Inventories of crude oil rose 6.68 million barrels to 325.4 million barrels last week, the highest since May, the Energy Department said today in a weekly report. Supplies were forecast to increase by 800,000 barrels, according to the median of forecasts by 14 analysts in a Bloomberg News survey.
"We're pushing up toward capacity limits," said Lawrence Eagles, global head of commodities research at JPMorgan Chase & Co. in New York. "There's still a bit of space, but not much."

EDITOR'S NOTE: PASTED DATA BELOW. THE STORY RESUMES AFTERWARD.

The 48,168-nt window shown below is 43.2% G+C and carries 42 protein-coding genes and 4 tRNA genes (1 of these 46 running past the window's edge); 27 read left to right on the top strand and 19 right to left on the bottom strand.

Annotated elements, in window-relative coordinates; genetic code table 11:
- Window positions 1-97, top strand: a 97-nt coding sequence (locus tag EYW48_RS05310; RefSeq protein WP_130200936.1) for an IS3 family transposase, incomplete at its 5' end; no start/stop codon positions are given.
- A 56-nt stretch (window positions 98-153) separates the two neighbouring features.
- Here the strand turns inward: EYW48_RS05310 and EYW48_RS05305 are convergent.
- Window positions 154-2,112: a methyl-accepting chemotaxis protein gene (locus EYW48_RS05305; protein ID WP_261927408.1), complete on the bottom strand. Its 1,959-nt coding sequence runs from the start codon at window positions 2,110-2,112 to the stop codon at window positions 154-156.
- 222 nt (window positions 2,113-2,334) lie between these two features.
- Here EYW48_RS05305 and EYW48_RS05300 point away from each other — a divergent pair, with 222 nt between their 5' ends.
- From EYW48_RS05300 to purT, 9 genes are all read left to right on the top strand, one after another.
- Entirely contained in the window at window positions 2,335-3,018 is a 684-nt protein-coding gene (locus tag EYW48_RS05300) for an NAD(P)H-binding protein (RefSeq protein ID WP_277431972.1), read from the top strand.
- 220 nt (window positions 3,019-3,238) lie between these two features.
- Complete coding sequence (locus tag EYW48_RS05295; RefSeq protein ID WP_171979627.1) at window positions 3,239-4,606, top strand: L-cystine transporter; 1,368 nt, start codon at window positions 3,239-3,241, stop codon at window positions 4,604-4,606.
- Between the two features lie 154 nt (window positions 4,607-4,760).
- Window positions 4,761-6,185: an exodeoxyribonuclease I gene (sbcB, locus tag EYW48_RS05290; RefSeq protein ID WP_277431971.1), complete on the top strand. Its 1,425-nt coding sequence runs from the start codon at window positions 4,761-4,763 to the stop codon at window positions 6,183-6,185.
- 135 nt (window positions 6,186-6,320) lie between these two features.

The price of oil for delivery in February 2010 is 41% more than for the current month, increasing the opportunity for traders to profit. This structure, in which the subsequent month's price is higher than the one before it, is known as contango. Contango trading encourages companies to increase stockpiles if they have available storage.
U.S. fuel consumption during the four weeks ended Jan. 2 averaged 20.1 million barrels a day, down 2.9% from a year earlier, while refineries operated at 84.6% of capacity last week, up 2.1 percentage points from the week before, the Energy Department report showed. Analysts forecast that there would be no change in utilization.